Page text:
Will English Become the Universal Language?

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Some americans hope that 30 years from now English will be the universal language. It won’t. True, the United States is today a net exporter of English, and nearly all countries whose most common first language is something else are net importers. People in those countries value English because it is the language of innovation and prosperity and globalism and pop culture.

If we first-language English speakers lose our reputation for being forward-looking, obviously that will be bad news in its own right. But a corollary is that English will lose its competitive edge. Look what’s happened to Russian. Now that schoolchildren in the former Soviet republics are no longer required to learn it, they don’t bother. They’re learning English instead. Why? Because English is the language of innovation, etc.

True, too, even if people don’t admire us, they might value English if it were a global lingua franca. But the varieties of English in use are diverging. After the United States and the United Kingdom, the country with the third-largest number of English speakers is Nigeria— assuming you count Nigerian pidgin as English, as most but not all linguists do. (Sorry, Canada and Australia— your populations just aren’t large enough to put you ahead.) The country with the fourth-largest number of English speakers is thought to be India. Hardly anyone in either Nigeria or India, however, speaks English as a first language. In those countries, English is typically shot through with words and sentence patterns imported from local languages.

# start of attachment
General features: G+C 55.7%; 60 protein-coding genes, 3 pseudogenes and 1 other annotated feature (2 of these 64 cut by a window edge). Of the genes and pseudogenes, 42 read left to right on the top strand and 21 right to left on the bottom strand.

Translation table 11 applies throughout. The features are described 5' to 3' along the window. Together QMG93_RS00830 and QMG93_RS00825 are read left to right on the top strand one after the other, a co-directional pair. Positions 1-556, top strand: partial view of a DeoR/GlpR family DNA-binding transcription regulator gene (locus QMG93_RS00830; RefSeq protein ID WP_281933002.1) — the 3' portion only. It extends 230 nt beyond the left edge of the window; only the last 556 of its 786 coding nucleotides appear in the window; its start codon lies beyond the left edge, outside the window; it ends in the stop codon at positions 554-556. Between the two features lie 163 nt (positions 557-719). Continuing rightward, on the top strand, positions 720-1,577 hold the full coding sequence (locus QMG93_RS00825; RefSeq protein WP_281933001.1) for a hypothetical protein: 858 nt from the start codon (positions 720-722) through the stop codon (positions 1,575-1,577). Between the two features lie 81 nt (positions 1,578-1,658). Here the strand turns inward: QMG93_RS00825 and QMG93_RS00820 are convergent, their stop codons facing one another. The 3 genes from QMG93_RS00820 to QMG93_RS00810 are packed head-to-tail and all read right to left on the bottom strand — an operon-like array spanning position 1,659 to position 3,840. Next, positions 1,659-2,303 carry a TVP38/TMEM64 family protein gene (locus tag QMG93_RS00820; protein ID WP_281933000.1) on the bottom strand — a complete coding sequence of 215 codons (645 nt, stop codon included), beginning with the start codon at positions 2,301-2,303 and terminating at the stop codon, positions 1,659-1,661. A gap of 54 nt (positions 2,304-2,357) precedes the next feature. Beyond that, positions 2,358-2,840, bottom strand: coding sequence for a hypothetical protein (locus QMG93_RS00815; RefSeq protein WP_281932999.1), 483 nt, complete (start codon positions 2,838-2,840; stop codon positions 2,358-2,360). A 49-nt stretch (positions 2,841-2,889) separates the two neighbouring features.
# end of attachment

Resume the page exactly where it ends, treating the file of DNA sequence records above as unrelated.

Not only that, but the world may soon have little use for a lingua franca. Software developers and linguists are inventing gizmos that will let people who lack a full command of English write it fluently. Others are at work on technologies that will turn writing into speech, and vice versa. Once solutions to those problems are found, we’ll be within easy reach of getting instantaneous translations out of machines. At that point, who will need to learn English—or any second language?

Note that there’s no hope whatsoever that English will become a universal first language. About three times as many people are native Chinese speakers as are native English speakers. The number of people who speak Hindi-Urdu, Spanish, or Arabic at home is in the same ballpark as the number of native English speakers. Those populations of native speakers of other languages are all growing faster than the population of native English speakers. Much the same is true within the United States. According to the 2000 census, about 18 percent of Americans speak languages other than English at home, and 4,361,638 households contain no one over the age of 14 who speaks only English or speaks it "very well."

The diversity of languages that immigrants bring us would be good news if the immigrants and their children would not only learn English (as nearly all of them do within a generation or two) but also retain their first languages. Among people involved in the world beyond their own communities, what’s really on its way to being universal is the ability to speak more than one language. Of course, we should resist any erosion of the cultural factors that help keep English strong. But instead of hoping that English will remain in demand no matter what, we’d do better to welcome the inevitable diversification of our nation’s, and the world’s, language portfolio.

Barbara Wallraff is a columnist on language for The Atlantic Monthly and the author of three books, including Word Fugitives, which will be published in March.



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